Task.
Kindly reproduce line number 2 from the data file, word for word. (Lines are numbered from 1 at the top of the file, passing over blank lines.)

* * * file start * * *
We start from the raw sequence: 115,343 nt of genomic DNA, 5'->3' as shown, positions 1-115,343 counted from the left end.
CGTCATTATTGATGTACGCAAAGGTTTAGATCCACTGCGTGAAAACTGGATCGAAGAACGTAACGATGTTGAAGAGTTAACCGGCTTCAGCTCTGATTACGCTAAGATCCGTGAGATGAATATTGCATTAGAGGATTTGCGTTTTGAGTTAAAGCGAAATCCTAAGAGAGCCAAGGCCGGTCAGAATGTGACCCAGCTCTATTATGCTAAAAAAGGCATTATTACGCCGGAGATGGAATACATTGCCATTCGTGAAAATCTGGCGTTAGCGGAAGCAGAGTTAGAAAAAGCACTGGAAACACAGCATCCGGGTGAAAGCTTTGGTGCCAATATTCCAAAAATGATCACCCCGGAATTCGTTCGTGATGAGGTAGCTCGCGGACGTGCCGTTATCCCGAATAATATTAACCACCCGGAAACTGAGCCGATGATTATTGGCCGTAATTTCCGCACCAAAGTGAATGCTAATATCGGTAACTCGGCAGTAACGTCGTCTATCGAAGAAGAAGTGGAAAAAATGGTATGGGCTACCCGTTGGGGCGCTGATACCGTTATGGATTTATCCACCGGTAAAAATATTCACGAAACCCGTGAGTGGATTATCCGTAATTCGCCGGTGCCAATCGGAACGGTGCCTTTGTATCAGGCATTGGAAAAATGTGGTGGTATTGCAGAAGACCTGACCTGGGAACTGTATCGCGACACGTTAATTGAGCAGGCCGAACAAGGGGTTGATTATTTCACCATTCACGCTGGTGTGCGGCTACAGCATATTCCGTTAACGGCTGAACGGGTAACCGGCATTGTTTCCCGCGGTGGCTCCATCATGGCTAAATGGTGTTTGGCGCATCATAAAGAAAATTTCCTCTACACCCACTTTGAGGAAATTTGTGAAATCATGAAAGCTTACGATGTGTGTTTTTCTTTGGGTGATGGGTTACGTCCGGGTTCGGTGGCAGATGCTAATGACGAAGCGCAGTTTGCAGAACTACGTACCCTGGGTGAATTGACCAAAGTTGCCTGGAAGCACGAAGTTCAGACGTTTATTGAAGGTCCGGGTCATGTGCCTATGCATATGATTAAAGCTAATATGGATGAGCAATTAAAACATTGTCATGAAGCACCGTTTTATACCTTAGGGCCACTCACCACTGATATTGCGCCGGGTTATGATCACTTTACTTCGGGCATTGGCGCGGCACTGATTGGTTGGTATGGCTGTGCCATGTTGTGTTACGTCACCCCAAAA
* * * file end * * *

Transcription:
CGTCATTATTGATGTACGCAAAGGTTTAGATCCACTGCGTGAAAACTGGATCGAAGAACGTAACGATGTTGAAGAGTTAACCGGCTTCAGCTCTGATTACGCTAAGATCCGTGAGATGAATATTGCATTAGAGGATTTGCGTTTTGAGTTAAAGCGAAATCCTAAGAGAGCCAAGGCCGGTCAGAATGTGACCCAGCTCTATTATGCTAAAAAAGGCATTATTACGCCGGAGATGGAATACATTGCCATTCGTGAAAATCTGGCGTTAGCGGAAGCAGAGTTAGAAAAAGCACTGGAAACACAGCATCCGGGTGAAAGCTTTGGTGCCAATATTCCAAAAATGATCACCCCGGAATTCGTTCGTGATGAGGTAGCTCGCGGACGTGCCGTTATCCCGAATAATATTAACCACCCGGAAACTGAGCCGATGATTATTGGCCGTAATTTCCGCACCAAAGTGAATGCTAATATCGGTAACTCGGCAGTAACGTCGTCTATCGAAGAAGAAGTGGAAAAAATGGTATGGGCTACCCGTTGGGGCGCTGATACCGTTATGGATTTATCCACCGGTAAAAATATTCACGAAACCCGTGAGTGGATTATCCGTAATTCGCCGGTGCCAATCGGAACGGTGCCTTTGTATCAGGCATTGGAAAAATGTGGTGGTATTGCAGAAGACCTGACCTGGGAACTGTATCGCGACACGTTAATTGAGCAGGCCGAACAAGGGGTTGATTATTTCACCATTCACGCTGGTGTGCGGCTACAGCATATTCCGTTAACGGCTGAACGGGTAACCGGCATTGTTTCCCGCGGTGGCTCCATCATGGCTAAATGGTGTTTGGCGCATCATAAAGAAAATTTCCTCTACACCCACTTTGAGGAAATTTGTGAAATCATGAAAGCTTACGATGTGTGTTTTTCTTTGGGTGATGGGTTACGTCCGGGTTCGGTGGCAGATGCTAATGACGAAGCGCAGTTTGCAGAACTACGTACCCTGGGTGAATTGACCAAAGTTGCCTGGAAGCACGAAGTTCAGACGTTTATTGAAGGTCCGGGTCATGTGCCTATGCATATGATTAAAGCTAATATGGATGAGCAATTAAAACATTGTCATGAAGCACCGTTTTATACCTTAGGGCCACTCACCACTGATATTGCGCCGGGTTATGATCACTTTACTTCGGGCATTGGCGCGGCACTGATTGGTTGGTATGGCTGTGCCATGTTGTGTTACGTCACCCCAAAA